A new wave of coronavirus is coming to N.J. Here’s why things might be different this time around. - Health Professionals & Allied Employees

A new wave of coronavirus is coming to N.J. Here’s why things might be different this time around.

Taken from NJ.com

By Payton Guion | NJ Advance Media for NJ.com and Riley Yates | NJ Advance Media for NJ.com

October 17, 2020

They told us it was coming.

Since before the state got the first coronavirus crisis under control, health experts and government officials have been warning of a second wave. They weren’t exactly sure when it would come, but they were sure that it would.

It now appears to be on the cusp of arrival. This week saw three straight days in which New Jersey reported more than 900 new cases of the coronavirus, and for the first time in two months, there are more than 700 hospitalizations for COVID-19 on Thursday and Friday.

Even though a handful of hotspot counties — including Ocean and Monmouth — have captured attention recently, Gov. Phil Murphy said the increase is statewide.

“There is only one way to get these numbers back down to where they were only a few weeks ago, and that is by doing the basics — wearing a face mask, by social distancing, and washing your hands frequently with soap and water,” the governor said at a news briefing Thursday. “As the weather cools, these numbers are not going to change themselves. Only we can change them.”

As terrifying as the possibility of another major coronavirus crisis is — it’s hard not to think of April, when hundreds of people in the state were dying every day from COVID-19 — there are some reasons to believe New Jersey will fare better this time around.

The main reason: Preparation.

“I think the state has all the systems in place,” said Perry Halkitis, the dean of the Rutgers University School of Public Health. “The question is are people going to do what they’re supposed to do.

“We have a knowledge base of seven months. We should be in better shape this time than last time.”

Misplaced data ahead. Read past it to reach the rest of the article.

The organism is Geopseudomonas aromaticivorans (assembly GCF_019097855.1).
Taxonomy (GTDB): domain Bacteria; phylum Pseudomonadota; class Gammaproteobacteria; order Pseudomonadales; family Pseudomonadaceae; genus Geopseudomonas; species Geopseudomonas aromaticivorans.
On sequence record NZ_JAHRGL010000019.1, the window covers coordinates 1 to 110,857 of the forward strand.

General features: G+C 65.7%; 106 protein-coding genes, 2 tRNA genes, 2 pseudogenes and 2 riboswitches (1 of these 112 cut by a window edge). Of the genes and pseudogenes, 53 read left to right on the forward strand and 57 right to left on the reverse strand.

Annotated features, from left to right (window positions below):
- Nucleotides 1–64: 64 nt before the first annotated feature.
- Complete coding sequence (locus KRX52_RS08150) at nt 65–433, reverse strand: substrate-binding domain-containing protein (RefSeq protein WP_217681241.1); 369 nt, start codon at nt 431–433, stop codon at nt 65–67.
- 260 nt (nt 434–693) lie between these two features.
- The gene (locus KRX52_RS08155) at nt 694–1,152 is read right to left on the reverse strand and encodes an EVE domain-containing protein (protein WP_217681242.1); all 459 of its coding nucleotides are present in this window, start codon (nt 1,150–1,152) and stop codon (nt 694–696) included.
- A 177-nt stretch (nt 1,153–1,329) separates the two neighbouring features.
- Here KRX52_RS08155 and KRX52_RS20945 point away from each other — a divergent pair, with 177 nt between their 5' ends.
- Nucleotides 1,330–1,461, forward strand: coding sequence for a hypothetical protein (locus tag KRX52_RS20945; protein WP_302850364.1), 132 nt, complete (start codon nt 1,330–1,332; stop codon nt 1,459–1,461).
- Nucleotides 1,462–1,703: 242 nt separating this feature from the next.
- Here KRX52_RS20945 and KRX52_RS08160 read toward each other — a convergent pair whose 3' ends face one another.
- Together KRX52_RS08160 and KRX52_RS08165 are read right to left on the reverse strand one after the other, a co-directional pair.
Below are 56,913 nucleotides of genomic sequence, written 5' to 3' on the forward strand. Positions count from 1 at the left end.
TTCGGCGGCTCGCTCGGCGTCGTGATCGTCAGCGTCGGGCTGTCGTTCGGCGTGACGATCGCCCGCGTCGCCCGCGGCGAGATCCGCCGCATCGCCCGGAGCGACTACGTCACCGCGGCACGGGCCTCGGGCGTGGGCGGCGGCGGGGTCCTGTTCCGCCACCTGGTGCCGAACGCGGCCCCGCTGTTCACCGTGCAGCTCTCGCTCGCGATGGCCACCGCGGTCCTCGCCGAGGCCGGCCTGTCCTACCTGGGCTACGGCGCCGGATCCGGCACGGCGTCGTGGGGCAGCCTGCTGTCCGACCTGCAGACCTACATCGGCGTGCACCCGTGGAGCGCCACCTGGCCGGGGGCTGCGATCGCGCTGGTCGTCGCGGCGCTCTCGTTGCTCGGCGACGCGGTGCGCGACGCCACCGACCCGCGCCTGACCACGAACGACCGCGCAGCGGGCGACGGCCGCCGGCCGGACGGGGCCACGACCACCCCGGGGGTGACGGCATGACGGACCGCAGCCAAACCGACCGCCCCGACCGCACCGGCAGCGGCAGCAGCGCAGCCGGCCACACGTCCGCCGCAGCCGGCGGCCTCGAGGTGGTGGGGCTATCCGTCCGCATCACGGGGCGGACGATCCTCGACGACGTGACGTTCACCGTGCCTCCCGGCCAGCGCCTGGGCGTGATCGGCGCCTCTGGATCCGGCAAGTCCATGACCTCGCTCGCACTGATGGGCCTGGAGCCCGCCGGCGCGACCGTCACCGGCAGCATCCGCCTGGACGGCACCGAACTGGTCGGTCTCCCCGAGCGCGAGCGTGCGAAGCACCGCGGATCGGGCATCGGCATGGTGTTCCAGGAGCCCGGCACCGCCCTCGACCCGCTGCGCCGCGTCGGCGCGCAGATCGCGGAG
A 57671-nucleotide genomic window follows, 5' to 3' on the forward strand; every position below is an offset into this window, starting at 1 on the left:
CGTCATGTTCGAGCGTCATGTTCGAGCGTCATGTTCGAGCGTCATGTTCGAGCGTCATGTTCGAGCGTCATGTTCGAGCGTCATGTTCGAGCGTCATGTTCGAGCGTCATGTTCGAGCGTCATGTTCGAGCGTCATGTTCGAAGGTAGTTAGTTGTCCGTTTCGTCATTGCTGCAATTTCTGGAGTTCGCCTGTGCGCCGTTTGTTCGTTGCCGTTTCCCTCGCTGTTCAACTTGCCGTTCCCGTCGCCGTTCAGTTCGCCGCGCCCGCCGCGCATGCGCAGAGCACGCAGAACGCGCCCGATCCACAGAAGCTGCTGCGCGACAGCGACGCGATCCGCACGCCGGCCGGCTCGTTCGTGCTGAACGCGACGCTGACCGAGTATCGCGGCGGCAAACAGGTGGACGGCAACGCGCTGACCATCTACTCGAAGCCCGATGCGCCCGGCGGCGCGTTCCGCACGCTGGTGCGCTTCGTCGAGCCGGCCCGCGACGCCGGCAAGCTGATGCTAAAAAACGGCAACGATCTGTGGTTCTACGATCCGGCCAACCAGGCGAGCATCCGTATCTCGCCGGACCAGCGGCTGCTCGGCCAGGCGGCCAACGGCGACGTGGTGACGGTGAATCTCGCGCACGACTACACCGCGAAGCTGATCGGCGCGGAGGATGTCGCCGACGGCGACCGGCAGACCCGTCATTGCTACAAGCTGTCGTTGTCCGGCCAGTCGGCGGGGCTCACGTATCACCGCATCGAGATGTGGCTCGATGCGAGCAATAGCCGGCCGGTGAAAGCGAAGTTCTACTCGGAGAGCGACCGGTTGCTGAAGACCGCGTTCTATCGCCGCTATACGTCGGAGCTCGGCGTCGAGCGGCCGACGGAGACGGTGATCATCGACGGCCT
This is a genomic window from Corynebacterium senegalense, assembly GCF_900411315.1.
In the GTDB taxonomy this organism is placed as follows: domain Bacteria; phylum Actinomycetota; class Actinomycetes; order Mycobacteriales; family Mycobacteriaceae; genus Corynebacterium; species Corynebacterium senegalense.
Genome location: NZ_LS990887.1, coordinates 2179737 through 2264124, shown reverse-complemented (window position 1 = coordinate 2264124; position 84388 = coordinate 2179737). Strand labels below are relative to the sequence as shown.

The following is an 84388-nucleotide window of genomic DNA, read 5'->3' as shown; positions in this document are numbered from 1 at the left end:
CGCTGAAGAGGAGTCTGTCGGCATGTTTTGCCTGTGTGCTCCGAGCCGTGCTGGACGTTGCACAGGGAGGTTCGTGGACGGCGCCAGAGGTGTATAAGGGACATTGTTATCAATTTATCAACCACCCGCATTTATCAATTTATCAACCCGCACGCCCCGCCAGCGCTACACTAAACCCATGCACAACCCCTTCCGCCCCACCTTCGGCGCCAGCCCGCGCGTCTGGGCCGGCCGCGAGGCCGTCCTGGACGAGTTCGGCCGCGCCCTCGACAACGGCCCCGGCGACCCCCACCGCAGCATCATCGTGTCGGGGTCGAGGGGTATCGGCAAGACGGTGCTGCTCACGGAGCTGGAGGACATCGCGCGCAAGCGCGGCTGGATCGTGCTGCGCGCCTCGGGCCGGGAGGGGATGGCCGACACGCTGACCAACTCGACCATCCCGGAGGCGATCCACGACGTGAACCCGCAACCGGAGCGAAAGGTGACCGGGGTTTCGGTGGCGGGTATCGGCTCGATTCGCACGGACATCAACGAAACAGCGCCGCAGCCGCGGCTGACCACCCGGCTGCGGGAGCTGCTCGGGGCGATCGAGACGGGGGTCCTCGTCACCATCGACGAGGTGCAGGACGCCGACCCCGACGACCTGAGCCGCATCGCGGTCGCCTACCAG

Think about it like this: As the first wave was spreading unchecked in early March, hardly anyone had masks, the state had no plans for testing and contact tracing, people were still packing onto NJ Transit trains and attending sporting events.

All of that has changed, along with just about everything else in our lives.

Even the government’s planned response to a second wave is different. Rather than a statewide, crippling shutdown, like happened in the spring, Murphy hopes to be more surgical.

While the Murphy administration did not respond to requests for further comment on its planned response to the second wave, the governor has spoken recently about his hesitancy to reimpose broad restrictions.

“I sure as heck hope we don’t and I do not anticipate it,” Murphy said a couple of weeks ago during a virtual town hall on Facebook Live. “I will be profoundly saddened and I will say shocked if we have to shut the whole place down again. I just don’t see that.”

As the state braces for the second wave, there’s a lot of apprehension. Could hospitals be overwhelmed? Schools shuttered again? Already struggling businesses dealt that final blow that pushes them under? Here are what key officials and experts say they expect as the state’s preparations over the past several months are tested.